Jeramey Jannene

More Thoughts On the KRM and Streetcar System

By - Oct 25th, 2007 07:20 pm
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Originally uploaded by nsuydam1

Small Business Times executive editor Steve Jagler has a special to OnMilwaukee.com entitled “Don’t Let Skeptics Derail Mass Transit Options“, and it’s nothing short of excellent. Jagler takes typical conservative mindsets to task for their inability to understand the benefits of regional mass transit systems.

Jagler states everything really well. His article is definitely worth your time.

I have a few things to add, mostly as a result of the comments. The comments to the article are so-far off-base and demonstrate a lack of understanding by members of the community of the issue at hand. People clearly don’t understand those who can’t afford a car (students, children, those who need to get work, but lack the means), those who are unable to drive (the elderly), those who don’t want to waste their time driving everywhere (I’ll call them “the enlightened”) and the fact that there is federal funding out there for the system.

The disgusting, growing notion of many Wisconsinites is that they can’t be taxed for new things, even if it improves their quality of life. These same Wisconsinites also go as far as to refuse to have existing taxes raised, while at the same time complaining for increased quality (and size) for things like roads and police protection. It’s this mentality ultimately that derails infrastructure improvements like the KRM system.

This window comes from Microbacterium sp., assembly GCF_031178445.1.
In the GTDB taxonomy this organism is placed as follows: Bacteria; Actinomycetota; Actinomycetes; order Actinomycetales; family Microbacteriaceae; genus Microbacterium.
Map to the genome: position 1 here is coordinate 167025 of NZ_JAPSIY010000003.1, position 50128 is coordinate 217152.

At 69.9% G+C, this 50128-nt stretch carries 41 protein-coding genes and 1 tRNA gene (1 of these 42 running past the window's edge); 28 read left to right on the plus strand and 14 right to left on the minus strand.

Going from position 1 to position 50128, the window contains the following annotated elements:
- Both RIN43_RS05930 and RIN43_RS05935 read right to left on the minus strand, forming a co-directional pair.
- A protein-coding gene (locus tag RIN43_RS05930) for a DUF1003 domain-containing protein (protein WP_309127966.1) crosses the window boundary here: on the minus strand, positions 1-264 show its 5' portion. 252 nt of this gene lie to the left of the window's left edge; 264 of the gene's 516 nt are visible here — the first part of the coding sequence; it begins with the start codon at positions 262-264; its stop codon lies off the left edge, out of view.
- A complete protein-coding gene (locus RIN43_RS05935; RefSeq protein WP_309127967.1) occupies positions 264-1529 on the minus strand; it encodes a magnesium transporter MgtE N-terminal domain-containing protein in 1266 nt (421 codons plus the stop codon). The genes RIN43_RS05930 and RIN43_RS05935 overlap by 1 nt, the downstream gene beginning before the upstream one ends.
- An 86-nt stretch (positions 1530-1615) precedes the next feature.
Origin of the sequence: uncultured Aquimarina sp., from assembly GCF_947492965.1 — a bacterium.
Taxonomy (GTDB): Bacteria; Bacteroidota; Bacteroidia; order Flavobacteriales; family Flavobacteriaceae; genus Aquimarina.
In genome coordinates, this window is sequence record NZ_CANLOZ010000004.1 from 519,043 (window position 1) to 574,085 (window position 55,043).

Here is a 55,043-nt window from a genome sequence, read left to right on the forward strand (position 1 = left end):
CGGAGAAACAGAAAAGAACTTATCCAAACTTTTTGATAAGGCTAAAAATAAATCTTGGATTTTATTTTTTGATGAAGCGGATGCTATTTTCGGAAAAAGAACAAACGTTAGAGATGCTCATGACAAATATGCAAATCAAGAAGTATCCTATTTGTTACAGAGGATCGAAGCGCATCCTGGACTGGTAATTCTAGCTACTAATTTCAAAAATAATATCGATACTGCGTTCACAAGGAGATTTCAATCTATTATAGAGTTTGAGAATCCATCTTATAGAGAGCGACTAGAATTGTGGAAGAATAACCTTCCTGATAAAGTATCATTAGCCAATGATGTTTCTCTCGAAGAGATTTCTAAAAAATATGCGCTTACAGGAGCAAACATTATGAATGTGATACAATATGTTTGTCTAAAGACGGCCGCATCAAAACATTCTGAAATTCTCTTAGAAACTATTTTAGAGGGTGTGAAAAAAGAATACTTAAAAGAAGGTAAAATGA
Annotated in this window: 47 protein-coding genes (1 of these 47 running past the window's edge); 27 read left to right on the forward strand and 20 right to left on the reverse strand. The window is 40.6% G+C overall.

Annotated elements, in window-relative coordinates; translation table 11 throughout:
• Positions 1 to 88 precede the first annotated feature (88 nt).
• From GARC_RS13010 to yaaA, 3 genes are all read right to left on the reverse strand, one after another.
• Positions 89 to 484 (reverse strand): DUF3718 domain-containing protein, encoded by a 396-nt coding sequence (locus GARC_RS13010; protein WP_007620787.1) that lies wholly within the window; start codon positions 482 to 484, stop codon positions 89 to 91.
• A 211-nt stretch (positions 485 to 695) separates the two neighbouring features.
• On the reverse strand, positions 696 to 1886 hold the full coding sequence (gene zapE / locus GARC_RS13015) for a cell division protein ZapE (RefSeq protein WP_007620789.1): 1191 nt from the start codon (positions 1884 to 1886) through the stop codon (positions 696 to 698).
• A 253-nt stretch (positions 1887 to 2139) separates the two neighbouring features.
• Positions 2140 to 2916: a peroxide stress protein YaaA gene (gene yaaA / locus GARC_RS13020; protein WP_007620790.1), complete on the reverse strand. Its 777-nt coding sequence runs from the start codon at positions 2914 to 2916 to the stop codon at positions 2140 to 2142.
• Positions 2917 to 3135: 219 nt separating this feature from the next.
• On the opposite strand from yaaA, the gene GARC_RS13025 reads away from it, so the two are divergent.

People complain that the business community hasn’t jumped on board with funding it. I bet you they would if we could get far enough in the discussion to ask them. Selling naming routes to certain runs (The Briggs & Straton Early Morning Express) or selling advertising within cars (or painted cars, like they do with buses) would certainly bring in money from companies to help support the system.

The one thing he doesn’t say that I wish he would have is that there isn’t a single city or region that built a system like this and is now actively trying to shut it down. Sure, for some of these systems the up-front costs may have been wrong, but the results of well-aligned stations and tracks have been great.

Also, if you’re interested in seeing what Milwaukee could become look no further than the $6 billion investment Denver is making to expand their system through FasTracks. Think if you didn’t have to worry about ice in the winter or your blood-alcohol content on Saturday night. You could read the newspaper, play with your iPhone, or work on your laptop on the way to work. Sleep on the way home. And when you get off the train you can enjoy the nice, clean air knowing that you’re one less car on the road.

When all is said and done you can’t talk about real economic development (the kind that comes with low unemployment) without the development of a transit system. I wish both parties could agree to this.

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